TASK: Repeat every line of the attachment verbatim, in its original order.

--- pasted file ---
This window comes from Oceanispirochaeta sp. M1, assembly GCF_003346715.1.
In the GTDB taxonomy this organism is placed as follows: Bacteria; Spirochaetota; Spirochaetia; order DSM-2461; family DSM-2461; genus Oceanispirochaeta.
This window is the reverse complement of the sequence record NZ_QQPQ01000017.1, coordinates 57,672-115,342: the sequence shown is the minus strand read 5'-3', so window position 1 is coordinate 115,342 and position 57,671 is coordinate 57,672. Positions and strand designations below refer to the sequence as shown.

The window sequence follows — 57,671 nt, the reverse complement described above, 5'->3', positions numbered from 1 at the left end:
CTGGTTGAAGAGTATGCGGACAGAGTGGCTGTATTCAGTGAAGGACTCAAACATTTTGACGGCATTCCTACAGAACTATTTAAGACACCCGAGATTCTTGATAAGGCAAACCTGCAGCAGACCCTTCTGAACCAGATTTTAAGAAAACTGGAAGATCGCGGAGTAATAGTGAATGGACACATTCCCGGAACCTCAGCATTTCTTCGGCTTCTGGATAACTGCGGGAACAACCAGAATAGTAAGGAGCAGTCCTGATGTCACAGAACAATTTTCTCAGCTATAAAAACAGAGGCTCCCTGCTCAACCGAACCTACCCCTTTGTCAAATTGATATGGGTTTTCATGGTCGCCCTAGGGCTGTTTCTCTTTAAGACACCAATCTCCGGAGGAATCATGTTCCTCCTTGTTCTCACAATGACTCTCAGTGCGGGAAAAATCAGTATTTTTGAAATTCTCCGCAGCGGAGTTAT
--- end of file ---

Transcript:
This window comes from Oceanispirochaeta sp. M1, assembly GCF_003346715.1.
In the GTDB taxonomy this organism is placed as follows: Bacteria; Spirochaetota; Spirochaetia; order DSM-2461; family DSM-2461; genus Oceanispirochaeta.
This window is the reverse complement of the sequence record NZ_QQPQ01000017.1, coordinates 57,672-115,342: the sequence shown is the minus strand read 5'-3', so window position 1 is coordinate 115,342 and position 57,671 is coordinate 57,672. Positions and strand designations below refer to the sequence as shown.

The window sequence follows — 57,671 nt, the reverse complement described above, 5'->3', positions numbered from 1 at the left end:
CTGGTTGAAGAGTATGCGGACAGAGTGGCTGTATTCAGTGAAGGACTCAAACATTTTGACGGCATTCCTACAGAACTATTTAAGACACCCGAGATTCTTGATAAGGCAAACCTGCAGCAGACCCTTCTGAACCAGATTTTAAGAAAACTGGAAGATCGCGGAGTAATAGTGAATGGACACATTCCCGGAACCTCAGCATTTCTTCGGCTTCTGGATAACTGCGGGAACAACCAGAATAGTAAGGAGCAGTCCTGATGTCACAGAACAATTTTCTCAGCTATAAAAACAGAGGCTCCCTGCTCAACCGAACCTACCCCTTTGTCAAATTGATATGGGTTTTCATGGTCGCCCTAGGGCTGTTTCTCTTTAAGACACCAATCTCCGGAGGAATCATGTTCCTCCTTGTTCTCACAATGACTCTCAGTGCGGGAAAAATCAGTATTTTTGAAATTCTCCGCAGCGGAGTTAT